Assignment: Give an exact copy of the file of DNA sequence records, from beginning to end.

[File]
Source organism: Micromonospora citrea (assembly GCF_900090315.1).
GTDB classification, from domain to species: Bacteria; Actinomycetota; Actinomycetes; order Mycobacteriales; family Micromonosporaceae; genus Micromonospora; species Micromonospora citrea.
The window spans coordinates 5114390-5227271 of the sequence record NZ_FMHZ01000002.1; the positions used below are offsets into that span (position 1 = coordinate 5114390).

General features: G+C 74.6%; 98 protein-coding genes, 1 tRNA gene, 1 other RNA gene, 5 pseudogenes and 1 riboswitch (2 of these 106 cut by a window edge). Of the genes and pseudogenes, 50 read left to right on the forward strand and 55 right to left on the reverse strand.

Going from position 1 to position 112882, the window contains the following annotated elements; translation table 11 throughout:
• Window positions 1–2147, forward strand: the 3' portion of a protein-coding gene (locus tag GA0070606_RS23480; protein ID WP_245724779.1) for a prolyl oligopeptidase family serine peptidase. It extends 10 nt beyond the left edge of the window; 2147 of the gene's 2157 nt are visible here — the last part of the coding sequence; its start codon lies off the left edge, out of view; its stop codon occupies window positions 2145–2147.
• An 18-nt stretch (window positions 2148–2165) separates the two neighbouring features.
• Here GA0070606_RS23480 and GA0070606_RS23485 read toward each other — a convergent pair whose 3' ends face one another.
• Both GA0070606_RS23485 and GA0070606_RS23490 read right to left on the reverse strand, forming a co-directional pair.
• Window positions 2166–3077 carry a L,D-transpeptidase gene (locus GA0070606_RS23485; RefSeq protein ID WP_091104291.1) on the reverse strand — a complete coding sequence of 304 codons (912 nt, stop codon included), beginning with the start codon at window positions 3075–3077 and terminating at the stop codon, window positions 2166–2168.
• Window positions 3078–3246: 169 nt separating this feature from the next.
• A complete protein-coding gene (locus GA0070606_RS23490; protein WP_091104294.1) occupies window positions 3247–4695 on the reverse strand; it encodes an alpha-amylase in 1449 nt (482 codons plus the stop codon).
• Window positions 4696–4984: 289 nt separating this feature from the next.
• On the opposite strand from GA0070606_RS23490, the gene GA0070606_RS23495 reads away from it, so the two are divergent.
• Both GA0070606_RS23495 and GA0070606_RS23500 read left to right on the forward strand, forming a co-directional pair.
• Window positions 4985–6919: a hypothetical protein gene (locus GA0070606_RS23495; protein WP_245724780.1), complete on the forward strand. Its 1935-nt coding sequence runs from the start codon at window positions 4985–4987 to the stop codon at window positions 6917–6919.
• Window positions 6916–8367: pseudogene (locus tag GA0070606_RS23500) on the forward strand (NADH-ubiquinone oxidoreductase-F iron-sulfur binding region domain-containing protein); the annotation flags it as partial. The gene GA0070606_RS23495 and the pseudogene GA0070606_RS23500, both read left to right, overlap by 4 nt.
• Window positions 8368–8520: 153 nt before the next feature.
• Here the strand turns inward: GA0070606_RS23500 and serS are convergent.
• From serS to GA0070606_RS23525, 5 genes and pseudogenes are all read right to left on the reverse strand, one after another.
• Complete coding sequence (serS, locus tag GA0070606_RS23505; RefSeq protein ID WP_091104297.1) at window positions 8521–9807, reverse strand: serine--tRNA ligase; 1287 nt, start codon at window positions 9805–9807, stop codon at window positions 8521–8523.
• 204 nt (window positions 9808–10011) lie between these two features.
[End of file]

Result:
Source organism: Micromonospora citrea (assembly GCF_900090315.1).
GTDB classification, from domain to species: Bacteria; Actinomycetota; Actinomycetes; order Mycobacteriales; family Micromonosporaceae; genus Micromonospora; species Micromonospora citrea.
The window spans coordinates 5114390-5227271 of the sequence record NZ_FMHZ01000002.1; the positions used below are offsets into that span (position 1 = coordinate 5114390).

General features: G+C 74.6%; 98 protein-coding genes, 1 tRNA gene, 1 other RNA gene, 5 pseudogenes and 1 riboswitch (2 of these 106 cut by a window edge). Of the genes and pseudogenes, 50 read left to right on the forward strand and 55 right to left on the reverse strand.

Going from position 1 to position 112882, the window contains the following annotated elements; translation table 11 throughout:
• Window positions 1–2147, forward strand: the 3' portion of a protein-coding gene (locus tag GA0070606_RS23480; protein ID WP_245724779.1) for a prolyl oligopeptidase family serine peptidase. It extends 10 nt beyond the left edge of the window; 2147 of the gene's 2157 nt are visible here — the last part of the coding sequence; its start codon lies off the left edge, out of view; its stop codon occupies window positions 2145–2147.
• An 18-nt stretch (window positions 2148–2165) separates the two neighbouring features.
• Here GA0070606_RS23480 and GA0070606_RS23485 read toward each other — a convergent pair whose 3' ends face one another.
• Both GA0070606_RS23485 and GA0070606_RS23490 read right to left on the reverse strand, forming a co-directional pair.
• Window positions 2166–3077 carry a L,D-transpeptidase gene (locus GA0070606_RS23485; RefSeq protein ID WP_091104291.1) on the reverse strand — a complete coding sequence of 304 codons (912 nt, stop codon included), beginning with the start codon at window positions 3075–3077 and terminating at the stop codon, window positions 2166–2168.
• Window positions 3078–3246: 169 nt separating this feature from the next.
• A complete protein-coding gene (locus GA0070606_RS23490; protein WP_091104294.1) occupies window positions 3247–4695 on the reverse strand; it encodes an alpha-amylase in 1449 nt (482 codons plus the stop codon).
• Window positions 4696–4984: 289 nt separating this feature from the next.
• On the opposite strand from GA0070606_RS23490, the gene GA0070606_RS23495 reads away from it, so the two are divergent.
• Both GA0070606_RS23495 and GA0070606_RS23500 read left to right on the forward strand, forming a co-directional pair.
• Window positions 4985–6919: a hypothetical protein gene (locus GA0070606_RS23495; protein WP_245724780.1), complete on the forward strand. Its 1935-nt coding sequence runs from the start codon at window positions 4985–4987 to the stop codon at window positions 6917–6919.
• Window positions 6916–8367: pseudogene (locus tag GA0070606_RS23500) on the forward strand (NADH-ubiquinone oxidoreductase-F iron-sulfur binding region domain-containing protein); the annotation flags it as partial. The gene GA0070606_RS23495 and the pseudogene GA0070606_RS23500, both read left to right, overlap by 4 nt.
• Window positions 8368–8520: 153 nt before the next feature.
• Here the strand turns inward: GA0070606_RS23500 and serS are convergent.
• From serS to GA0070606_RS23525, 5 genes and pseudogenes are all read right to left on the reverse strand, one after another.
• Complete coding sequence (serS, locus tag GA0070606_RS23505; RefSeq protein ID WP_091104297.1) at window positions 8521–9807, reverse strand: serine--tRNA ligase; 1287 nt, start codon at window positions 9805–9807, stop codon at window positions 8521–8523.
• 204 nt (window positions 9808–10011) lie between these two features.